Recently, a method to measure inequality has been proposed that is based on an- thropometric indicators. Baten (1999, 2000) argued that the coefﬁcient of variation of human stature (henceforth ‘CV’) is correlated with overall inequality in a society, and that it can be used as indicator, especially where income inequality measures are lack- ing. This correlation has been conﬁrmed in further analyses, for example by Pradhan et al. (2003), Moradi and Baten (2005), Sunder (2003), Guntupalli and Baten (2006), Blum (2010a), van Zanden et al. (2010), see also Figure 1 and Table 1. The idea is that average height reﬂects nutritional conditions during early childhood and youth. Since wealthier people have better access to food, shelter and medical resources, they tend to be taller than the poorer part of the population. Hence, the variation of height of a cer- tain cohort may be indicative of income distribution during the decade of their birth. The aim of this study is ﬁrstly to provide an overview of different forms of within- country height inequality. Previous studies on the aspects of height inequality are re- viewed. Inequalities between ethnic groups, gender, inhabitants of different regions and income groups are discussed. In the two ﬁnal sections, we compare height CVs of anthropological inequality with another indicator of inequality, namely skill premia. We also present estimates of skill premia for a set of countries and decades for which “height CVs”, as they will be called in the following, are available.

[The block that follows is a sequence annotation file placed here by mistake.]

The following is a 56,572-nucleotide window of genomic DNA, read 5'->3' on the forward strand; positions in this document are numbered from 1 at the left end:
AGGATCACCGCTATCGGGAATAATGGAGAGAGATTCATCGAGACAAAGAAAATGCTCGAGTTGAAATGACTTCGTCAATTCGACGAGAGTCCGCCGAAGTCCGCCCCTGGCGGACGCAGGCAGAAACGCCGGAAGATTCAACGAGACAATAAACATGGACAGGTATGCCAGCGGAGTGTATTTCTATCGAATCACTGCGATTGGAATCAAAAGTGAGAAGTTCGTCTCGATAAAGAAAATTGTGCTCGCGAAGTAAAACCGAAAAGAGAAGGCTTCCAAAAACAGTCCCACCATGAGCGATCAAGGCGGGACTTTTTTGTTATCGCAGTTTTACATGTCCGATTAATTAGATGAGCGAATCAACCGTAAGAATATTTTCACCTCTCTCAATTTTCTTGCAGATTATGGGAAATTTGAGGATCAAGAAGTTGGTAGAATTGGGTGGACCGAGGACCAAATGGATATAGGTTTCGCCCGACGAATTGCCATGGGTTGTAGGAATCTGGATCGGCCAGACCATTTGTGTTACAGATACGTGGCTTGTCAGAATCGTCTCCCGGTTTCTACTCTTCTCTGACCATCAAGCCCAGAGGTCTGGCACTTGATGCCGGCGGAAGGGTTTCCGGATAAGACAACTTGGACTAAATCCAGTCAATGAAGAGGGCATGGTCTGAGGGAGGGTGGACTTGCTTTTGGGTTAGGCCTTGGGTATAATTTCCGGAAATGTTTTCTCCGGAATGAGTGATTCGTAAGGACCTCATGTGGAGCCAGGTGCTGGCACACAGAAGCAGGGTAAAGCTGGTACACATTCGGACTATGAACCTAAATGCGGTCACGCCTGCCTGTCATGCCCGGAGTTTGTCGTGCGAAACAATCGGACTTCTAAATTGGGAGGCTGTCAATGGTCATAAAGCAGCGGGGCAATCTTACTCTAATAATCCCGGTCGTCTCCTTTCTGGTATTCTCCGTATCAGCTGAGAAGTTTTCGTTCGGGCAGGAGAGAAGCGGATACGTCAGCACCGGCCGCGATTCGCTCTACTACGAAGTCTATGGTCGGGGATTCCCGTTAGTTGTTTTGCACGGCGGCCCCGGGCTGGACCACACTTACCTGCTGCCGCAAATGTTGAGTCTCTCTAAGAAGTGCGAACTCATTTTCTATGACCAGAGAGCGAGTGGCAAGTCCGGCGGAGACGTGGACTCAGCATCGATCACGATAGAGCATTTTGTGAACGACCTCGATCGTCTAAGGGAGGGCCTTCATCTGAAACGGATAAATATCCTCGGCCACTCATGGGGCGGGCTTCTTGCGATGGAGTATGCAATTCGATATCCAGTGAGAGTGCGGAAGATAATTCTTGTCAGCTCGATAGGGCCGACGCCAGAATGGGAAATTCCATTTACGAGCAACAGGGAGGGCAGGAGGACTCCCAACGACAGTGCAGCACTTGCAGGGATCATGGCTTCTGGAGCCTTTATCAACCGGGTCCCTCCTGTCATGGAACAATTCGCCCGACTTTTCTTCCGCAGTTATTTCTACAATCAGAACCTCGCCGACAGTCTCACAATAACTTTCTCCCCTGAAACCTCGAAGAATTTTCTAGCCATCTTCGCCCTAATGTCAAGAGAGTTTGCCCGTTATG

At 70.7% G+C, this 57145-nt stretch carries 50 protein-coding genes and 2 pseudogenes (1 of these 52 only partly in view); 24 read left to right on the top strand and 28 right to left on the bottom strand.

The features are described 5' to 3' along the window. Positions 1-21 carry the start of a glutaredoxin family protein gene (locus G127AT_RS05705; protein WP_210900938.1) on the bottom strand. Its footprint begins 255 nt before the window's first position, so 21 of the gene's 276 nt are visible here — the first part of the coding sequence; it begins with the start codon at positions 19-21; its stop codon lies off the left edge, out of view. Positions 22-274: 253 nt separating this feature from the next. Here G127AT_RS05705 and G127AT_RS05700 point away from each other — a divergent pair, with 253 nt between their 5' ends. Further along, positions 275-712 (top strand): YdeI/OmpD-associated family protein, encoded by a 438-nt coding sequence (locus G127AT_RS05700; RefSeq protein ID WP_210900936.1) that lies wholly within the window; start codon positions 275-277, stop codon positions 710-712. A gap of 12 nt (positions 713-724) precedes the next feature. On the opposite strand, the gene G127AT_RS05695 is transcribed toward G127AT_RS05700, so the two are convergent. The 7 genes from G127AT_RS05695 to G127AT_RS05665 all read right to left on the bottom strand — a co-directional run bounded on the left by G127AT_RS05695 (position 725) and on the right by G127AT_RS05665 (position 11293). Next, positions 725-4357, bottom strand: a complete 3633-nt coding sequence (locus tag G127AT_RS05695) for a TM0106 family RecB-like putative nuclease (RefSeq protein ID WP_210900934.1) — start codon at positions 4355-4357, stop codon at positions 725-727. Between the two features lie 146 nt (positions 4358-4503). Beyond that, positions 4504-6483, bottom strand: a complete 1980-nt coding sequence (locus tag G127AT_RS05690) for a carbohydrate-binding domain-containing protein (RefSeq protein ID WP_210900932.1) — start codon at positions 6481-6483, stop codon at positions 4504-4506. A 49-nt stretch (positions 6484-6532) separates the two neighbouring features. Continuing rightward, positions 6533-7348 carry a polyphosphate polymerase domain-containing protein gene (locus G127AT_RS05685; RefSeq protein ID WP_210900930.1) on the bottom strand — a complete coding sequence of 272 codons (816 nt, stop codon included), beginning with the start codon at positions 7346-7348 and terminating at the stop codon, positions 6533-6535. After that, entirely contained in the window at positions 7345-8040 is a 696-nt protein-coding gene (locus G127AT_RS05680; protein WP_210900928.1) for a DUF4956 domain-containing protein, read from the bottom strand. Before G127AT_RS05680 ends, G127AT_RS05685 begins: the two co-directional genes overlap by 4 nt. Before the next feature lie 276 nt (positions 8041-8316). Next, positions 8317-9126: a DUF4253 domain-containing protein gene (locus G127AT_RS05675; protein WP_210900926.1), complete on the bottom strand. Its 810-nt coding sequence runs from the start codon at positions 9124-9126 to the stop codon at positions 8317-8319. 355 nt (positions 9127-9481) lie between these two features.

|Journal||Jahrbuch für Wirtschaftswissenschaften|
|Publication status||Published - 2011|
ASJC Scopus subject areas
- Economics, Econometrics and Finance(all)